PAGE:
The Large Underground Xenon (LUX) experiment located at Sanford Underground Research Facility (SURF) in South Dakota, US, has released its latest results in the search for dark matter. Following the completion of its final 20 month-long run, during which the detector amassed a data set that is four times larger than before, no signal was found and the results were consistent with background expectations.

LUX is based on a 370 kg liquid-xenon dual-phase time-projection chamber that offers a high sensitivity to spin-independent nuclear-recoil interactions. It entered operation in 2013 to search directly for WIMPs in addition to other dark-matter candidates. The experiment’s latest results, which were presented on 21 July at the 2016 International Dark Matter conference in Sheffield, UK, carve out previously un-probed parameter space and exclude spin-independent WIMPS at the level of 0.22 zeptobarns. The collaboration plans further analyses of other dark-matter candidates, including axions.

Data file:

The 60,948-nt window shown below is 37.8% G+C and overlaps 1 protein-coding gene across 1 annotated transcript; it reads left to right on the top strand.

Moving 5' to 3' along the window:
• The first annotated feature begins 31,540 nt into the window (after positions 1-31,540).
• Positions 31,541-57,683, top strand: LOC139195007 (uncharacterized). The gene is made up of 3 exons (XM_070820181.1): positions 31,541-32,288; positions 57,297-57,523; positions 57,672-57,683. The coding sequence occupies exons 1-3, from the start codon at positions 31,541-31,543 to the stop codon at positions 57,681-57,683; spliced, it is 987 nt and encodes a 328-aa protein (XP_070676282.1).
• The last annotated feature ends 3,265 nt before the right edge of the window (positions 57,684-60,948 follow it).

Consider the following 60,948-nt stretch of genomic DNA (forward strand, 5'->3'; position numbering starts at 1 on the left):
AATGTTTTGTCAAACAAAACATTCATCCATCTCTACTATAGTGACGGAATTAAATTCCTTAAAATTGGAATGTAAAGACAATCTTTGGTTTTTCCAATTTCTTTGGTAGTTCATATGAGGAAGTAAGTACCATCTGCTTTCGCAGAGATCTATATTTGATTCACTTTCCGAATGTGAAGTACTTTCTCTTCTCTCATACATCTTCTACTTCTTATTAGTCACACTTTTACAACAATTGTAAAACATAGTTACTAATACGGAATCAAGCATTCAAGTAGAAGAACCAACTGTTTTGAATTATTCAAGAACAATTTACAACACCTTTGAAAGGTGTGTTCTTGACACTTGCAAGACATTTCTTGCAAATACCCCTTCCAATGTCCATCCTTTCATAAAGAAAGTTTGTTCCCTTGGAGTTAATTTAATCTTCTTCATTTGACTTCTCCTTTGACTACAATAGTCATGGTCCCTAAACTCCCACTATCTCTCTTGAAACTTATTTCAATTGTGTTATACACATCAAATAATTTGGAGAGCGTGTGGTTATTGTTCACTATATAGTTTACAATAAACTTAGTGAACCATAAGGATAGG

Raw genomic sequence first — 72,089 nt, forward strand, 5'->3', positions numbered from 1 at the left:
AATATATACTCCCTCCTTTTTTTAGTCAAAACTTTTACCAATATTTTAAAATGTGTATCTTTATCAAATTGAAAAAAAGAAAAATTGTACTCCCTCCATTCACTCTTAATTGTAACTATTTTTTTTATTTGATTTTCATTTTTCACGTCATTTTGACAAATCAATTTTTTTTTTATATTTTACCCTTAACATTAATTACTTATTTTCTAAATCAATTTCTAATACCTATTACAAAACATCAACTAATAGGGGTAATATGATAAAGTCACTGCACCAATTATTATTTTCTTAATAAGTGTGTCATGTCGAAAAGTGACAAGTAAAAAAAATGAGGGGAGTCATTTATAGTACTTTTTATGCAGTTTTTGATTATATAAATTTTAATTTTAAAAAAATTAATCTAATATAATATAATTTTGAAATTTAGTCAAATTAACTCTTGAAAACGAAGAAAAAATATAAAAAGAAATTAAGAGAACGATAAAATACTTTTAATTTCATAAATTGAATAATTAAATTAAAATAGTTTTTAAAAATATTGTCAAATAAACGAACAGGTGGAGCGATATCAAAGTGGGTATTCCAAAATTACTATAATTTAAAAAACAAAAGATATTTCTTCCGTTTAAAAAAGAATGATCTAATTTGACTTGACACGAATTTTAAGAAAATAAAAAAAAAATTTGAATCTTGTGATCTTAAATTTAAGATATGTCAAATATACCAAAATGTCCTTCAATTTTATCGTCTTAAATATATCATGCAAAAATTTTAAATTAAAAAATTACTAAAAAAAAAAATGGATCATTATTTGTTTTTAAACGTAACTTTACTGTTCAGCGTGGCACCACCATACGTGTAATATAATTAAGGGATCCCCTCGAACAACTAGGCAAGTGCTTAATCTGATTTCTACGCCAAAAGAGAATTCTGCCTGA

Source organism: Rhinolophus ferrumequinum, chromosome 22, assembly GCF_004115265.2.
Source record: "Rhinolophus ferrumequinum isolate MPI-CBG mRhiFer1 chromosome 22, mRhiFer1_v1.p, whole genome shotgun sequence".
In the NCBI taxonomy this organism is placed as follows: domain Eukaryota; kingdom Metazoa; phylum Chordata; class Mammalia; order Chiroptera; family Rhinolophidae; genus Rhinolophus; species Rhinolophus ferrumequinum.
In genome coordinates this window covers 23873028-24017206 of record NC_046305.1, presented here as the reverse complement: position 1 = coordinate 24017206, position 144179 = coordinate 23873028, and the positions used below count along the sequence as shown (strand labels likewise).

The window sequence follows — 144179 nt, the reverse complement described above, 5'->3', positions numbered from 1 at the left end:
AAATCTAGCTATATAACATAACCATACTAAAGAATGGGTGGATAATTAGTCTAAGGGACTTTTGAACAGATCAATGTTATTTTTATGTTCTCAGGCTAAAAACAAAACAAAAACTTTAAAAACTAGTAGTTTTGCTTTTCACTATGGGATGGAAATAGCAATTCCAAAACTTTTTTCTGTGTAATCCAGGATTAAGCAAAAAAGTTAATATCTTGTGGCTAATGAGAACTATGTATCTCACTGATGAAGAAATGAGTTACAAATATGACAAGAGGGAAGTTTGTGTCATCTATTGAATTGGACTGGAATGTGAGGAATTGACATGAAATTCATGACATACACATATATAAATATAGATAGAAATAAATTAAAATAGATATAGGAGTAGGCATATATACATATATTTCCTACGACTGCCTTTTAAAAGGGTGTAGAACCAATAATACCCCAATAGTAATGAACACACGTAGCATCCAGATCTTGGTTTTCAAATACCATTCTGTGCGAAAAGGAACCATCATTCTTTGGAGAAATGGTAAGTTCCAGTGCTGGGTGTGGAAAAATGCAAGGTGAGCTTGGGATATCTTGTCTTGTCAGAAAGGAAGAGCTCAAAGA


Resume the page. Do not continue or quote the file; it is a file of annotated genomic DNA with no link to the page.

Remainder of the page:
Researchers are looking ahead to the next-generation LUX-ZEPLIN (LZ) detector, also located at SURF, which is scheduled to start operations by the end of the decade. With an active mass of seven tonnes, LZ will be sensitive to WIMP masses ranging from a few GeV to hundreds of TeV, and will therefore probe even deeper into dark-matter parameter space.